$1.5 million valet parking dispute pits Miami luxury condo board against developer

Article Courtesy of The Miami Herald

By Nicholas Nehamas

Published August 22, 2015


In Miami’s surging real estate market, even the price of parking has hit overdrive.

Residents of a downtown luxury condo have been told they must cough up $1.5 million for the 50 parking spots they’ve used for valet parking — for free — since the building opened in 2008.

That’s $30,000 per spot, or $196 per square foot of parking, assuming the spaces are the minimum size mandated by city code. The average home in Miami-Dade County sells for $175 per square foot, according to real estate website Trulia.

Unit owners at the building, a 40-story tower on Biscayne Boulevard at Third Street called Met One, aren’t happy about telling Mom and Dad to park somewhere else if they want to come visit.

“Needless to say the board and unit owners expected that upon purchasing their units they would forever and always have the ability to have valet parking,” said Eric Glazer, an attorney for the condo association.

Developer MDM Group has already turned the building, which has 447 units, over to the association. But MDM still owns 50 guest parking spaces in the building’s garage. If buying the spots strikes residents as a bad deal, MDM principals Ricardo Glas and Luis Pulenta have also offered to rent them out for a total of $10,000 per month.

But neither option appeals to the condo association.

“We do not have these funds in the budget,” Met One’s property manager told unit owners in an email last week. “The only solution would be a special assessment, which would need to be voted on. ... That process would last several months and would not be fair to the property residents — assuming that the vote could even be obtained.”

The average price for a condo at Met One is about $500,000.

Israel Kreps, a spokesman for the developers, pointed out that until now valet parking has been provided free of charge. He said developers were engaged in a “frank and honest discussion” with the board about a fair price.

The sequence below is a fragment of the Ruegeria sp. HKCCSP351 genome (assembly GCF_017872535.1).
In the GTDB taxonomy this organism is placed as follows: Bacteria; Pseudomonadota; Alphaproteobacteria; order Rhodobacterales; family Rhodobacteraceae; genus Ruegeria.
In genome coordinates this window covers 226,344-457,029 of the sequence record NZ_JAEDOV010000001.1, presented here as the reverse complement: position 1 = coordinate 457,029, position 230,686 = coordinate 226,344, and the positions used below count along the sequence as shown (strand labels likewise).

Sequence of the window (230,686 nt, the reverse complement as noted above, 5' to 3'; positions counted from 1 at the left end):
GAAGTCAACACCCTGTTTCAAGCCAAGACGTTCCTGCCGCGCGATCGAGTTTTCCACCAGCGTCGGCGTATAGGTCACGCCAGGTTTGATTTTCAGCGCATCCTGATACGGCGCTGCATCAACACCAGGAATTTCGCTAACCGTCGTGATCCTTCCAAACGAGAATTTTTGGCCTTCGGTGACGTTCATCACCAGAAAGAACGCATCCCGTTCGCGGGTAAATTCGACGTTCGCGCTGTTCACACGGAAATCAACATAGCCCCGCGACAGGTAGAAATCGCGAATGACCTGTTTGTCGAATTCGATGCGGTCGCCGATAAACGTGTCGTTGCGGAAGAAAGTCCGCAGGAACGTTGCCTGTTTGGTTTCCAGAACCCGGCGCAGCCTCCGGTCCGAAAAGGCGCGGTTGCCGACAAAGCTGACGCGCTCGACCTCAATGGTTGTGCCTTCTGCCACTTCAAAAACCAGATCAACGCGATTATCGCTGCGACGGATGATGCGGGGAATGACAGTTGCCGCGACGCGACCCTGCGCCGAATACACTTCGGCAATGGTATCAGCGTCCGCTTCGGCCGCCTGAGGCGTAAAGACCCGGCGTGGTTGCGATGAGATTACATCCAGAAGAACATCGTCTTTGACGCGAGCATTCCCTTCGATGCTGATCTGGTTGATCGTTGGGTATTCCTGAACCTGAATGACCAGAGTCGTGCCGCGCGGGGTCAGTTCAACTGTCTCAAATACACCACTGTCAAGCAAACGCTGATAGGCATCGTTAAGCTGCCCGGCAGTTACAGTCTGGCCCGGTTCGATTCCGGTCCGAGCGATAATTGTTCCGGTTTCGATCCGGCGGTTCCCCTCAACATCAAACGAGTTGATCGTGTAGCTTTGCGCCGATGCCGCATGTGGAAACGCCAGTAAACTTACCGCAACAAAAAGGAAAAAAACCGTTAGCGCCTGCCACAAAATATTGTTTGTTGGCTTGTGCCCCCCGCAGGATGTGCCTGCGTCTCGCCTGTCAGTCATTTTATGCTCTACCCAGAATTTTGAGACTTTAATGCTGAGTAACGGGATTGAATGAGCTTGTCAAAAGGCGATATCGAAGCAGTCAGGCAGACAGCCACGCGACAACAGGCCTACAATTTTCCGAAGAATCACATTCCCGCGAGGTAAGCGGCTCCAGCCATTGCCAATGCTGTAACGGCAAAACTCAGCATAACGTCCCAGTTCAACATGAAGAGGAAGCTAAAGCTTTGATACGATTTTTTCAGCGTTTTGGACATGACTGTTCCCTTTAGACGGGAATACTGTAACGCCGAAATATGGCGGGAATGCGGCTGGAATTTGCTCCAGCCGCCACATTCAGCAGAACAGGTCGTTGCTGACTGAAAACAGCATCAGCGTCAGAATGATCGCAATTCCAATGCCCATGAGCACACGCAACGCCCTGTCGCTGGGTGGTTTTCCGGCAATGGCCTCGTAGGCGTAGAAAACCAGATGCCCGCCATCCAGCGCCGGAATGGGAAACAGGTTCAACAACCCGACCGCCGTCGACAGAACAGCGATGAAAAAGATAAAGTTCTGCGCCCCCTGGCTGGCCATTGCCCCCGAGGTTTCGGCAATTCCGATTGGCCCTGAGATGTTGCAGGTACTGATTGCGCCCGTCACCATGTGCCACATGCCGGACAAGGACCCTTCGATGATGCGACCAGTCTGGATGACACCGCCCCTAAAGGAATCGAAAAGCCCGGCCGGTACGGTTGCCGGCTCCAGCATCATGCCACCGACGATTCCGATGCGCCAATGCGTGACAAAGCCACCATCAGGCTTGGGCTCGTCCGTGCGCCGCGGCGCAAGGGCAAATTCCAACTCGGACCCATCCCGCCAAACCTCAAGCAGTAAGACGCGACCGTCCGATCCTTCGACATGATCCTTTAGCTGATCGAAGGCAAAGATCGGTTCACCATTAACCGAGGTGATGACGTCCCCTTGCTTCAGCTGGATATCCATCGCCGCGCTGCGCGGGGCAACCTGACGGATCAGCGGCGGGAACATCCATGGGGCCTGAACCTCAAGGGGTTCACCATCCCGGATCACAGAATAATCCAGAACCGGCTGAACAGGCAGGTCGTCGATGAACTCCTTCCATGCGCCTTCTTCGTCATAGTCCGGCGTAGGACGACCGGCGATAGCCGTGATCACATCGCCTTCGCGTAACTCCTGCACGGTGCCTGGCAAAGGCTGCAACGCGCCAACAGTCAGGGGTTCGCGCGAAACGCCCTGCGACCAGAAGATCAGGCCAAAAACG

But Glazer said that if developers don’t lower their demands, the dispute may end up parked in front of a judge.

“That’s what they make courts for,” he said.

Glazer said the association is considering renting out spots for valet parking at a nearby garage.

It’s not clear if or when developers would cut off access to the Met One spaces if negotiations break down.

Similar conflicts aren’t unusual between developers and condo boards, said Joshua Krut, a partner at Weiss Serota who practices condo association law. What happens to parking all depends on how condo declaration contracts are structured. Krut said buyers need to read those documents before purchasing a condo.

“We see a lot of litigation about parking spots in condominiums,” Krut said. “Downtown parking is a commodity in rare supply and high demand.”

And the price asked by MDM isn’t above market rate.

“$30,000 is not outrageous when you take into account all the construction and related costs,” said Tom Blazejack, a commercial real estate appraiser at the downtown Miami firm Blazejack & Co.

Andrew Frey, a local residential developer, says the conflict at Met One reflects a wider issue of poor urban planning: Miami is too reliant on cars.

“Parking is so valuable in Miami because we’ve spent the last 60 or 70 years building” on the idea that everyone should own a car, Frey said.

“We should be building neighborhoods where you don’t have to get on a car or a bus to do what you need to do,” he added.

Although the Met One spots may seem pricey, they’re hardly the most expensive in the country.

An 8-by-12 foot parking space in a San Francisco condo made headlines when it sold for $82,000 in 2013. Last year, two spots in Boston’s notoriously crowded Back Bay neighborhood went for $560,000. And a Manhattan developer is asking a whopping $1 million per parking space for an ultra-luxury condo in SoHo.